Monday, January 6, 2014

365 Days with God - Day 17: Living for Tomorrow

I'm giving myself a challenge. Read the Bible each day for a whole year, following the ESV Study Guide 1-year plan. Each day, I will post whatever God has revealed to me in His Word, and how it is changing me. A friend of mine once said that nothing has changed her life as much as reading the bible each day - and I'm excited for how this will change me. Join me on an adventure into the heart of God - and day by day, we can learn more about who He is and what that means to us!

- Andy Catts

Day 17, January 6, 2014
Readings: Psalm 16, Genesis 17, 1 Chronicles 17, Luke 10:25-42

We all put a lot of stock in the future. Future values, future earnings, future experiences, a future home, a future reality. Suffice to say, everything that cannot be changed for today, could be changed in the future. Or at least that's what we want to believe. For if we had no hope of change, then why try? If our hard work, planning and diligence amount to nothing, then what's the point?

The hard truth is, there is very little certainty in an our earthly futures. I too, wish it was like Back to the Future, where Marty Mcfly goes back in time with an almanac and can predict sports scores, with the potential of making millions on a "sure thing." But we don't have an almanac for the future. We put our security in the hands of chaos. And God calls us to something better.

King David sings of this in the Psalms, claiming that for him, God will be his future. Rather than relying on the success of his investments, or kingdom, he will take the LORD as his portion, his inheritance:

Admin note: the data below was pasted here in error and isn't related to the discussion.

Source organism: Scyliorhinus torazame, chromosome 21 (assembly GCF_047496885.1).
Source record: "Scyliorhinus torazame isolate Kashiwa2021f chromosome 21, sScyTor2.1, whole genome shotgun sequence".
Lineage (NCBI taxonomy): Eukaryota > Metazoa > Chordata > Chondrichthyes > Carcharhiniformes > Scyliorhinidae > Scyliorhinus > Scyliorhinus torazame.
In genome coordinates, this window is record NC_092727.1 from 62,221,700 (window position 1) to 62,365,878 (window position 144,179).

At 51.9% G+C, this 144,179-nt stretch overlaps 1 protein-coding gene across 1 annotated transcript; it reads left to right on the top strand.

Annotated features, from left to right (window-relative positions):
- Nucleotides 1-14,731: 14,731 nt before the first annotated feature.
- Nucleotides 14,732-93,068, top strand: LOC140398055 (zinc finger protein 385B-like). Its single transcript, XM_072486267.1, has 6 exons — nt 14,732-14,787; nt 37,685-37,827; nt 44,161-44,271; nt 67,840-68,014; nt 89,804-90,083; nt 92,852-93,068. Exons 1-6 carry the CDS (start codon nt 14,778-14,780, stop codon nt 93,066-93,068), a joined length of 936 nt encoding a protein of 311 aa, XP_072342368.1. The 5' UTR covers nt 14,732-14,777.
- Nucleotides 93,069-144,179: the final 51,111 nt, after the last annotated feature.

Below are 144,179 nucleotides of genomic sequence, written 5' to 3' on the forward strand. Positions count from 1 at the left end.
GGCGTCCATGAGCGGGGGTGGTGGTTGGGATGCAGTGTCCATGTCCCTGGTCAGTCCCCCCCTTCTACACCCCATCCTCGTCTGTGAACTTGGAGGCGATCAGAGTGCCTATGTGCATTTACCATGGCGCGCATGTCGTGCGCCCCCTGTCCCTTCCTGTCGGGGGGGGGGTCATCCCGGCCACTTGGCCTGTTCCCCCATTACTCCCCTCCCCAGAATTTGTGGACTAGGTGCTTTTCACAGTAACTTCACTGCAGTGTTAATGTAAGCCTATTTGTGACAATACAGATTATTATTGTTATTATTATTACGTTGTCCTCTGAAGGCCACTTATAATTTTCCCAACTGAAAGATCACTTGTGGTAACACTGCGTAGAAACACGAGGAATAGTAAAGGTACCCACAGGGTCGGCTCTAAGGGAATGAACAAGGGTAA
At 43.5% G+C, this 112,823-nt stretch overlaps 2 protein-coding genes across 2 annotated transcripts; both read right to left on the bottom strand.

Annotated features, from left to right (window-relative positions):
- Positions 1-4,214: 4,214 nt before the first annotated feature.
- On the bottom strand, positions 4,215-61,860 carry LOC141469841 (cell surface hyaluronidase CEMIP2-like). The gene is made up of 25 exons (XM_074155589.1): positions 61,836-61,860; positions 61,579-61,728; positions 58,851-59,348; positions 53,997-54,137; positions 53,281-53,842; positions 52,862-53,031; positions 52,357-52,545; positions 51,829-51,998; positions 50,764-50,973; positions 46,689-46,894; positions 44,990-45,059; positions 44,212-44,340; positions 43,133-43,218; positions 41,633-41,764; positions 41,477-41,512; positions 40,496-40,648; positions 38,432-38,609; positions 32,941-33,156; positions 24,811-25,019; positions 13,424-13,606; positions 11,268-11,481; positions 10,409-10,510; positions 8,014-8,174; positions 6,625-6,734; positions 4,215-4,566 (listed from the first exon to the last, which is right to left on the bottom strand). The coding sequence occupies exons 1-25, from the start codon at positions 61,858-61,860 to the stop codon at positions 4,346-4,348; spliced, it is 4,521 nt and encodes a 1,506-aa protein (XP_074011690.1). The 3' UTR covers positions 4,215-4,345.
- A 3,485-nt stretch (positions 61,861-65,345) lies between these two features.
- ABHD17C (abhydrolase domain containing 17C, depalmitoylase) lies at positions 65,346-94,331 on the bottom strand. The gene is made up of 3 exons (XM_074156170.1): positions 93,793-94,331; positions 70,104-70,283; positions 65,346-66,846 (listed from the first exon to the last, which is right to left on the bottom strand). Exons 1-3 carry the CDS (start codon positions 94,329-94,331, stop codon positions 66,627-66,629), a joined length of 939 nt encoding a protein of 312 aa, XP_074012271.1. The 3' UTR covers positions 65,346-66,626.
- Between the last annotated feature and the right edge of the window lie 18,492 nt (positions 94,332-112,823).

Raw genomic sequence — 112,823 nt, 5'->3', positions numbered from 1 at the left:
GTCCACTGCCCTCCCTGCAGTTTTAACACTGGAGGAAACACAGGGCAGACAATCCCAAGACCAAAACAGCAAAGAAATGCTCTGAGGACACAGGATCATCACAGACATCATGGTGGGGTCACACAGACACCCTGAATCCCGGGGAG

"The LORD is my chosen portion and my cup;
you hold my lot.
The lines have fallen for me in pleasant places;
indeed, I have a beautiful inheritance." (Psalm 16:5-6)

David knows that his earthly riches cannot last. God's plans are David's inheritance. David is content to serve while he can on earth, but the earth is not where his security lies. His riches, his hope, is in the God who never fails. Everything he own can fall to pieces, but he is secure in the LORD:

"Therefore my heart is glad, and my whole being rejoices;
my flesh also dwells secure.
For you will not abandon my soul to Sheol,
or let your holy one see corruption." (Psalm 16:9-10)

Jesus also brings this lesson to the forefront in a very real way with some of his close friends, and uses it as a teaching moment - to instruct us in what matters, what lasts:

"Now as they went on their way, Jesus entered a village. And a woman named Martha welcomed him into her house. And she had a sister called Mary, who sat at the Lord's feet and listened to his teaching. But Martha was distracted with much serving. And she went up to him and said, "Lord, do you not care that my sister has left me to serve alone? Tell her then to help me. But the Lord answered her, "Martha, Martha, you are anxious and troubled about many things, but one thing is necessary. Mary has chosen the good portion, which will not be taken away from her." (Luke 10:38-42)

Mary has chosen the good portion. Martha is distracted. Jesus makes the contrast here very clear. Martha is relying upon her good deeds, her service, to supply her future. She expects that because of her sacrifice, she will be rewarded. She is doing work to receive a reward.

Jesus doesn't call us to work for a reward. We are not paid laborers, receiving our due. We are children of the King. He owes us nothing, but has given us an inheritance. We came to him as nothing, but He has given us everything. If there was a work we could do for salvation, then we could demand our reward, our payment from God. But it is a price we cannot pay. A debt we cannot afford.

Our future rests not in our ability to produce, or create wealth, or even in our ability to do good things for God. Our future is secure because of who God is, and what He's done. We can be glad and rejoice. God will not abandon our souls. He holds our future, and His inheritance, our portion, is beautiful.

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